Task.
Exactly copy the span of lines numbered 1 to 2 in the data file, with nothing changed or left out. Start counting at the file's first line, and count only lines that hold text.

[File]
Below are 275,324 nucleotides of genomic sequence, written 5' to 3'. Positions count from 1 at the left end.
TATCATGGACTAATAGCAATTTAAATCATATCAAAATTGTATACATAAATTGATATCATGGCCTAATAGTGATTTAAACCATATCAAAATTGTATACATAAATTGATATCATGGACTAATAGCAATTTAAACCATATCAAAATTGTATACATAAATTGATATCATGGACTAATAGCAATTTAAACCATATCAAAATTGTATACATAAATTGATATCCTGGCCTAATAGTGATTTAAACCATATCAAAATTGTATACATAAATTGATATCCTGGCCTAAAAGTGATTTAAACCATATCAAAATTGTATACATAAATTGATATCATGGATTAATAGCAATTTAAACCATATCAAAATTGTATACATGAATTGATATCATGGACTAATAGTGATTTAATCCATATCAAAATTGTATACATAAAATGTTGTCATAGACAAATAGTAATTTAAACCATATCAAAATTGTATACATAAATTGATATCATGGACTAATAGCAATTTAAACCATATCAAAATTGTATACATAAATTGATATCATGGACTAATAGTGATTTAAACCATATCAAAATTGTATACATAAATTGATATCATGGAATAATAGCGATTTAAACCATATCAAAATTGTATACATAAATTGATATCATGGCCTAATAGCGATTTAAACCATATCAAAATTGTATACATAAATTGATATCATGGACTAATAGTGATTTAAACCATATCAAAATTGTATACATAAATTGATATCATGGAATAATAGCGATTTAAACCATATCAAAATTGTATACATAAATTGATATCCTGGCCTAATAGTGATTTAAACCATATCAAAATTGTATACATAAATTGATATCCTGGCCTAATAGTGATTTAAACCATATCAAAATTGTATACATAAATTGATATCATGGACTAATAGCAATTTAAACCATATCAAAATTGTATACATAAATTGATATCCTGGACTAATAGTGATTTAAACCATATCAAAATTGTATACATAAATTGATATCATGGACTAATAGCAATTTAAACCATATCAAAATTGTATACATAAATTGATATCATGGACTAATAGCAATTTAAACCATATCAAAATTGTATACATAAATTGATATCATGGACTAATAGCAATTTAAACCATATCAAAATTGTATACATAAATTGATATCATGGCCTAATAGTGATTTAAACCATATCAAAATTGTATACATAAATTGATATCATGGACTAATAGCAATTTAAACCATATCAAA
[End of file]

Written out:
Below are 275,324 nucleotides of genomic sequence, written 5' to 3'. Positions count from 1 at the left end.
TATCATGGACTAATAGCAATTTAAATCATATCAAAATTGTATACATAAATTGATATCATGGCCTAATAGTGATTTAAACCATATCAAAATTGTATACATAAATTGATATCATGGACTAATAGCAATTTAAACCATATCAAAATTGTATACATAAATTGATATCATGGACTAATAGCAATTTAAACCATATCAAAATTGTATACATAAATTGATATCCTGGCCTAATAGTGATTTAAACCATATCAAAATTGTATACATAAATTGATATCCTGGCCTAAAAGTGATTTAAACCATATCAAAATTGTATACATAAATTGATATCATGGATTAATAGCAATTTAAACCATATCAAAATTGTATACATGAATTGATATCATGGACTAATAGTGATTTAATCCATATCAAAATTGTATACATAAAATGTTGTCATAGACAAATAGTAATTTAAACCATATCAAAATTGTATACATAAATTGATATCATGGACTAATAGCAATTTAAACCATATCAAAATTGTATACATAAATTGATATCATGGACTAATAGTGATTTAAACCATATCAAAATTGTATACATAAATTGATATCATGGAATAATAGCGATTTAAACCATATCAAAATTGTATACATAAATTGATATCATGGCCTAATAGCGATTTAAACCATATCAAAATTGTATACATAAATTGATATCATGGACTAATAGTGATTTAAACCATATCAAAATTGTATACATAAATTGATATCATGGAATAATAGCGATTTAAACCATATCAAAATTGTATACATAAATTGATATCCTGGCCTAATAGTGATTTAAACCATATCAAAATTGTATACATAAATTGATATCCTGGCCTAATAGTGATTTAAACCATATCAAAATTGTATACATAAATTGATATCATGGACTAATAGCAATTTAAACCATATCAAAATTGTATACATAAATTGATATCCTGGACTAATAGTGATTTAAACCATATCAAAATTGTATACATAAATTGATATCATGGACTAATAGCAATTTAAACCATATCAAAATTGTATACATAAATTGATATCATGGACTAATAGCAATTTAAACCATATCAAAATTGTATACATAAATTGATATCATGGACTAATAGCAATTTAAACCATATCAAAATTGTATACATAAATTGATATCATGGCCTAATAGTGATTTAAACCATATCAAAATTGTATACATAAATTGATATCATGGACTAATAGCAATTTAAACCATATCAAA